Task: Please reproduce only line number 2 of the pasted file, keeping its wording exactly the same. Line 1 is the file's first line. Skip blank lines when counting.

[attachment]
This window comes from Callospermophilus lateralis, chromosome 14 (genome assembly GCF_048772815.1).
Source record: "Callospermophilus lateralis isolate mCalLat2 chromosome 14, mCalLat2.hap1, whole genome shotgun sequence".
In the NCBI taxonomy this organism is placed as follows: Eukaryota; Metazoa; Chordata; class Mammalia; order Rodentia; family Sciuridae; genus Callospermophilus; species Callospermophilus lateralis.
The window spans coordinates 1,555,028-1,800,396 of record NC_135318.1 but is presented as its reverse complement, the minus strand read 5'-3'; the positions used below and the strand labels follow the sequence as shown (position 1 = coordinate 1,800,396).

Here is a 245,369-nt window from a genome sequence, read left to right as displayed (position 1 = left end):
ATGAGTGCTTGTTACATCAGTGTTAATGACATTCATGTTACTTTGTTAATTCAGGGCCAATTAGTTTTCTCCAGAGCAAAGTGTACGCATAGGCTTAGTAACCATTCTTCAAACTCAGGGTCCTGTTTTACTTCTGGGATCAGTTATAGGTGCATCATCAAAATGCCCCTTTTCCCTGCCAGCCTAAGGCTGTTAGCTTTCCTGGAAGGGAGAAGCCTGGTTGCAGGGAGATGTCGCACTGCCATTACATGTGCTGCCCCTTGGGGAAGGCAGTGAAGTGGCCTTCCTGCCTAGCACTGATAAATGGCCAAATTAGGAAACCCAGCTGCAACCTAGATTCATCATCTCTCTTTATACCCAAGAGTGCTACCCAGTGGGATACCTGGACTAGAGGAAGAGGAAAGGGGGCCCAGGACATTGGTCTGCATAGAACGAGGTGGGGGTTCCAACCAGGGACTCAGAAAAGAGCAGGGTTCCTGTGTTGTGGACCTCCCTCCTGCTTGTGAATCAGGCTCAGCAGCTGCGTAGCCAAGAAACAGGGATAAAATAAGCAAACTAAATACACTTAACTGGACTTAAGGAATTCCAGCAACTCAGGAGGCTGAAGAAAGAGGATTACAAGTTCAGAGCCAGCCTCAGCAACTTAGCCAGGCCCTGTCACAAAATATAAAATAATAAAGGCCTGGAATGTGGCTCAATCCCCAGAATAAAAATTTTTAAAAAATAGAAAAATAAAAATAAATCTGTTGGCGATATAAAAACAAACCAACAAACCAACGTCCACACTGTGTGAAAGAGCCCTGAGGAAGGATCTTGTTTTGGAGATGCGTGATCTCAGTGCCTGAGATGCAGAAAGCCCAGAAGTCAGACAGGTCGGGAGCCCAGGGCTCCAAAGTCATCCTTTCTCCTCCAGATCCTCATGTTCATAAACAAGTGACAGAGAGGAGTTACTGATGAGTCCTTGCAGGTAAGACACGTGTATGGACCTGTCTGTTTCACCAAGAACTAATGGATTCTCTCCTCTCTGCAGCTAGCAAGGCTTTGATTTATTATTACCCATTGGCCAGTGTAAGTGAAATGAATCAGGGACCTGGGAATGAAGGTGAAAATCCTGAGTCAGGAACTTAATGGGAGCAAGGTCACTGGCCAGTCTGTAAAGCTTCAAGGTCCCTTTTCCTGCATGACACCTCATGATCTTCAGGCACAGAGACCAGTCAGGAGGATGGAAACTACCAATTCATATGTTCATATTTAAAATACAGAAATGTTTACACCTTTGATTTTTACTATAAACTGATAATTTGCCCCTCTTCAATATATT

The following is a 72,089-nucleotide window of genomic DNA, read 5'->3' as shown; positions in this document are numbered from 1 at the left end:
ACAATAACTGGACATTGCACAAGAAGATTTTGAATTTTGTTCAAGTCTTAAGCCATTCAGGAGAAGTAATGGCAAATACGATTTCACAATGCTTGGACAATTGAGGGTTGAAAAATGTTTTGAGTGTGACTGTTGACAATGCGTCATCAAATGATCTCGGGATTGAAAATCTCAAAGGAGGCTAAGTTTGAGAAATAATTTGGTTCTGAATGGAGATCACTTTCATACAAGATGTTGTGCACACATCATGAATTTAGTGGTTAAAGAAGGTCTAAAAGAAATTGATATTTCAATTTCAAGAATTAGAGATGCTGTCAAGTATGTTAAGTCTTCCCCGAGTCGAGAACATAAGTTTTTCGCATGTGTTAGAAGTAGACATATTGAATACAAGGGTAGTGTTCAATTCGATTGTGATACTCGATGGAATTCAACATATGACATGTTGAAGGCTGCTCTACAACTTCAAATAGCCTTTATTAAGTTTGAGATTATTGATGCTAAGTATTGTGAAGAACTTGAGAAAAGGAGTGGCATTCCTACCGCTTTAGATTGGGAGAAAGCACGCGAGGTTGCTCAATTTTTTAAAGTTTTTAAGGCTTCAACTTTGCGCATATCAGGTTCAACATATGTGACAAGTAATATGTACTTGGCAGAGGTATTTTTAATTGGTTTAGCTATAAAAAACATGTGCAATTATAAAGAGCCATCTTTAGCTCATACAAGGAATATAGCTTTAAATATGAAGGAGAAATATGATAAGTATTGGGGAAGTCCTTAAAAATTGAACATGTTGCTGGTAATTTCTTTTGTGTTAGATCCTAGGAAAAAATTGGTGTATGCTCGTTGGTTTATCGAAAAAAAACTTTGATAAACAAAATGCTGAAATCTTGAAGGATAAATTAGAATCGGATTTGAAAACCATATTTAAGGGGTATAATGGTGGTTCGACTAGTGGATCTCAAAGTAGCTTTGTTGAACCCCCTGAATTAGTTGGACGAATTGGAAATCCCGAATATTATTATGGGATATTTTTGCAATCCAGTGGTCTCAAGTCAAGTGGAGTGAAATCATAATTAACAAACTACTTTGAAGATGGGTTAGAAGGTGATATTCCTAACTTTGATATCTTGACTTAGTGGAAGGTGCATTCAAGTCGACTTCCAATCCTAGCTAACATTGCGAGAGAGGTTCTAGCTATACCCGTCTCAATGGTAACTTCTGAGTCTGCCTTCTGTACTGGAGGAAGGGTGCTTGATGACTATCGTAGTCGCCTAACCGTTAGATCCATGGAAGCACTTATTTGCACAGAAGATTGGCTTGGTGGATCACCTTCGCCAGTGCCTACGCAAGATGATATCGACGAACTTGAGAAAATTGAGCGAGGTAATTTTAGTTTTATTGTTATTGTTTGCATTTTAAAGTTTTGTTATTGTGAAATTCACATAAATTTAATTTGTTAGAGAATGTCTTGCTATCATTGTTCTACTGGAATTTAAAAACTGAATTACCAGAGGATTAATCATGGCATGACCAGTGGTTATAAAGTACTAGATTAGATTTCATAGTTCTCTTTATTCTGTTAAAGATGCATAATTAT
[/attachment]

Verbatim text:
Source record: "Callospermophilus lateralis isolate mCalLat2 chromosome 14, mCalLat2.hap1, whole genome shotgun sequence".